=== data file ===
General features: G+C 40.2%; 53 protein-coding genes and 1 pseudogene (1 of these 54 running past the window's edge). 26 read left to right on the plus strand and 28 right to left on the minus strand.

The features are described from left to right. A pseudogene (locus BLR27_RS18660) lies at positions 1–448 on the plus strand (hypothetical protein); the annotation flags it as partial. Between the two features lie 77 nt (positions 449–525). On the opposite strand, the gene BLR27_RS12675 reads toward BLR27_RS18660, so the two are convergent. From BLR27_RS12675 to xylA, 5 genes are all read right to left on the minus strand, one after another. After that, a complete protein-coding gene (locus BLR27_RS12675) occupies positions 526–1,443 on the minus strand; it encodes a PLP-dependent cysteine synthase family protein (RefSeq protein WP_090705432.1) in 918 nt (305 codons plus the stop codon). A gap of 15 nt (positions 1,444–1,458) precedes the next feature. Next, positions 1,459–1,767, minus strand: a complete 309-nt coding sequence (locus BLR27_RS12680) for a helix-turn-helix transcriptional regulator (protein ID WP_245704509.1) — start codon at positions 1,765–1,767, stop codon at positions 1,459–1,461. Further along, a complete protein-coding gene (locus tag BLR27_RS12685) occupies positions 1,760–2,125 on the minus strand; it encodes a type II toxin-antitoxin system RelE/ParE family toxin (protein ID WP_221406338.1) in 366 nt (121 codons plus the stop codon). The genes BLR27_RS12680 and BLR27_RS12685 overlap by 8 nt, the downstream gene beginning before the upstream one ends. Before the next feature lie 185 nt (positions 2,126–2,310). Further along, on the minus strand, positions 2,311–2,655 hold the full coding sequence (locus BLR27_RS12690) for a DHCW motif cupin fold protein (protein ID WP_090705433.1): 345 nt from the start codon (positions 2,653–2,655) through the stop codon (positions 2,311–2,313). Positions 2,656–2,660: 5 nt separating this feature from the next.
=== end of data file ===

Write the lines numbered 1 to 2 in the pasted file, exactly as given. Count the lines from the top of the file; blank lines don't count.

General features: G+C 40.2%; 53 protein-coding genes and 1 pseudogene (1 of these 54 running past the window's edge). 26 read left to right on the plus strand and 28 right to left on the minus strand.

The features are described from left to right. A pseudogene (locus BLR27_RS18660) lies at positions 1–448 on the plus strand (hypothetical protein); the annotation flags it as partial. Between the two features lie 77 nt (positions 449–525). On the opposite strand, the gene BLR27_RS12675 reads toward BLR27_RS18660, so the two are convergent. From BLR27_RS12675 to xylA, 5 genes are all read right to left on the minus strand, one after another. After that, a complete protein-coding gene (locus BLR27_RS12675) occupies positions 526–1,443 on the minus strand; it encodes a PLP-dependent cysteine synthase family protein (RefSeq protein WP_090705432.1) in 918 nt (305 codons plus the stop codon). A gap of 15 nt (positions 1,444–1,458) precedes the next feature. Next, positions 1,459–1,767, minus strand: a complete 309-nt coding sequence (locus BLR27_RS12680) for a helix-turn-helix transcriptional regulator (protein ID WP_245704509.1) — start codon at positions 1,765–1,767, stop codon at positions 1,459–1,461. Further along, a complete protein-coding gene (locus tag BLR27_RS12685) occupies positions 1,760–2,125 on the minus strand; it encodes a type II toxin-antitoxin system RelE/ParE family toxin (protein ID WP_221406338.1) in 366 nt (121 codons plus the stop codon). The genes BLR27_RS12680 and BLR27_RS12685 overlap by 8 nt, the downstream gene beginning before the upstream one ends. Before the next feature lie 185 nt (positions 2,126–2,310). Further along, on the minus strand, positions 2,311–2,655 hold the full coding sequence (locus BLR27_RS12690) for a DHCW motif cupin fold protein (protein ID WP_090705433.1): 345 nt from the start codon (positions 2,653–2,655) through the stop codon (positions 2,311–2,313). Positions 2,656–2,660: 5 nt separating this feature from the next.